Manned Mission Expected This Weekend
You wouldn't know it to
talk with a government official in Beijing, but China is on the
verge of its "glorious" first manned space mission. In fact, the
launch could take place as early as this weekend. What the rest of
the world doesn't know could fill the fuel tanks of a booster
For instance, the upcoming mission could carry one "taikonaut"
into orbit. Or three. China won't say. There are 12 candidates for
the job(s), all 5'7" tall and weighing around 143 pounds. But who
are they? The government won't say.
The cost of the space capsule that will carry the taikonaut(s)
into orbit is estimated at $1 billion. But what's the exact cost?
The Chinese won't say.
"They don’t want to commit themselves," said Phillip
Clark, a British expert on the Chinese program.
The irony is that, 42 years after Russian cosmonaut Yuri
Gregarin became the first human in space, China is about to do what
the world's leader in space technology can't. US orbiters are
currently grounded. There will be no manned launches from Cape
Canaveral for at least another year, barring emergencies at the
International Space Station.
But there's a heavy cost associated with China's space program
and some people there are beginning to get resentful. The Chinese
government has been working on this launch for eleven years. It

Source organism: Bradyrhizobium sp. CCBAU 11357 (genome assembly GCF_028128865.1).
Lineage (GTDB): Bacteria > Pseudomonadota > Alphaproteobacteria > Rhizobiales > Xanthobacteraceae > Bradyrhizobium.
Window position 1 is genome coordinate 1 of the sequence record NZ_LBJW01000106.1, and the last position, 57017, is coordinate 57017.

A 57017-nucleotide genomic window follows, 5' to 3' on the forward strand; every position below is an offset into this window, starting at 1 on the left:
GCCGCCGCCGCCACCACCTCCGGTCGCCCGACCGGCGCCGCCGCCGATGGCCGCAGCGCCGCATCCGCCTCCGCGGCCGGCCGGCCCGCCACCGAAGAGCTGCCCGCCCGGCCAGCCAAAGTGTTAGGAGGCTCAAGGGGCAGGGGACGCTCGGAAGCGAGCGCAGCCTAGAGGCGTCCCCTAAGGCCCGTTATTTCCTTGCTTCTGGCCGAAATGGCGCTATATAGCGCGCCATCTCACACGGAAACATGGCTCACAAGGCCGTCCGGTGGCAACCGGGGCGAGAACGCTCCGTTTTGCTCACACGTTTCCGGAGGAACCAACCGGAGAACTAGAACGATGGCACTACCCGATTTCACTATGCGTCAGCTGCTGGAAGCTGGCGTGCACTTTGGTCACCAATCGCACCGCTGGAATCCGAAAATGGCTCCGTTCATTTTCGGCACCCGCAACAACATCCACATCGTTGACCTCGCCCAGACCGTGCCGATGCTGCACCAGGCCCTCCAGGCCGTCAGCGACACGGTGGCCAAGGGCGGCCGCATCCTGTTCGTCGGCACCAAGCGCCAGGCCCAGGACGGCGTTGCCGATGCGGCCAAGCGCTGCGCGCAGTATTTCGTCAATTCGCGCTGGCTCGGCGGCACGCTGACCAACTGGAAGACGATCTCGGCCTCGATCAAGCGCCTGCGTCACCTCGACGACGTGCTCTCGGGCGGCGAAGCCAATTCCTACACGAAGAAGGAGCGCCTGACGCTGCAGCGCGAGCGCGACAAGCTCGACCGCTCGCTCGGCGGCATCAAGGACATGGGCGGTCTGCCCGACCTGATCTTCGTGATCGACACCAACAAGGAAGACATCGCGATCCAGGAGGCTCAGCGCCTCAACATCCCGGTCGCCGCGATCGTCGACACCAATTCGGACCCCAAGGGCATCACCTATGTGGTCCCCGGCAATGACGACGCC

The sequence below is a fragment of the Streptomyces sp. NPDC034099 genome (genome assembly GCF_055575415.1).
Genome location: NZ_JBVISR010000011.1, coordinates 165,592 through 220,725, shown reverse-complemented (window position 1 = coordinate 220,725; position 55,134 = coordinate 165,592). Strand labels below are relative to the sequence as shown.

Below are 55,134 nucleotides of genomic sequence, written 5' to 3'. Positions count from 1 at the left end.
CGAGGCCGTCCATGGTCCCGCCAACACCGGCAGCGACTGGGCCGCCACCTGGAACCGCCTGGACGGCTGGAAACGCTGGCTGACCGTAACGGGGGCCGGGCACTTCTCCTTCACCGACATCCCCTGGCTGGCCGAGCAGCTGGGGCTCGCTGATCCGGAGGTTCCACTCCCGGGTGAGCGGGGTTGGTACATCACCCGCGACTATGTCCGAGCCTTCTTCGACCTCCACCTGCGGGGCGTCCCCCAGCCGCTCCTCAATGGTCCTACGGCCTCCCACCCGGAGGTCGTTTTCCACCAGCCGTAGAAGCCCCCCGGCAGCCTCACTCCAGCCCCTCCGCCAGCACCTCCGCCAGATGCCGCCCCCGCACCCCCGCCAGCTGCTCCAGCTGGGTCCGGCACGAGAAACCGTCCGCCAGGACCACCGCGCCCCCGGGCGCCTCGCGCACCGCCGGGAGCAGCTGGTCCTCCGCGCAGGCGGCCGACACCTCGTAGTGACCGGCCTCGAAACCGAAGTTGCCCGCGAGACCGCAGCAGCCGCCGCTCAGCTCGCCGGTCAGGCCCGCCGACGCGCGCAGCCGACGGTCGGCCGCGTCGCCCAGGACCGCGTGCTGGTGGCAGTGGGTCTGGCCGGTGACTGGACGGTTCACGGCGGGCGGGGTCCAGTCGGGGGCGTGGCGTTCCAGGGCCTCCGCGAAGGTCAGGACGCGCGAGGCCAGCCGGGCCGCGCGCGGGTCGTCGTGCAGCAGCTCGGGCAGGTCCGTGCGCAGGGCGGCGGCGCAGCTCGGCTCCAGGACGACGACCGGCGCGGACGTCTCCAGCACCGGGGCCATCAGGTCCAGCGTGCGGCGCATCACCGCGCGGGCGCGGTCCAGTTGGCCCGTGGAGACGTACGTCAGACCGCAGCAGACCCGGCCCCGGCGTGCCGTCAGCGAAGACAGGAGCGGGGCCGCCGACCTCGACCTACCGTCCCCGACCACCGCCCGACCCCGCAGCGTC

costs the average Chinese worker -- who makes only $700 a year -- a
dollar every 12 months.
That money funds development, testing and construction of the
Shenzhou, or "Divine Vessel." It weighs about eight tons, making it
bigger than the Russian Soyuz capsule, upon which its design was
based. China bought Russian space suits and life support systems,
but they don't plan to put them in space. Beijing insists that
everything -- right down to the food -- that goes on board the
Shenzhou will be made in China.
There have been four test flights of the "Divine Vessel." The
capsule used on the third flight was reportedly damaged in a hard
landing (the Shenzhou lands just as the Soyuz does, by parachuting
from re-entry to solid earth, rather than the watery landings
favored by NASA).
If the people of the People's Republic aren't thrilled about the
space program, given its tremendous costs, the Chinese government
certainly is. Last week, the secretary-general of the
government’s Commission of Science, Technology and Industry
for National Defense was quoted by a state news agency as issuing a
rare public affirmation of official interest in such ambitions. "In
the future," the China News Service quoted Wang Shuquan as saying,
"China will conduct tests on lunar-landing flight."
But as to when, the Chinese government... won't say.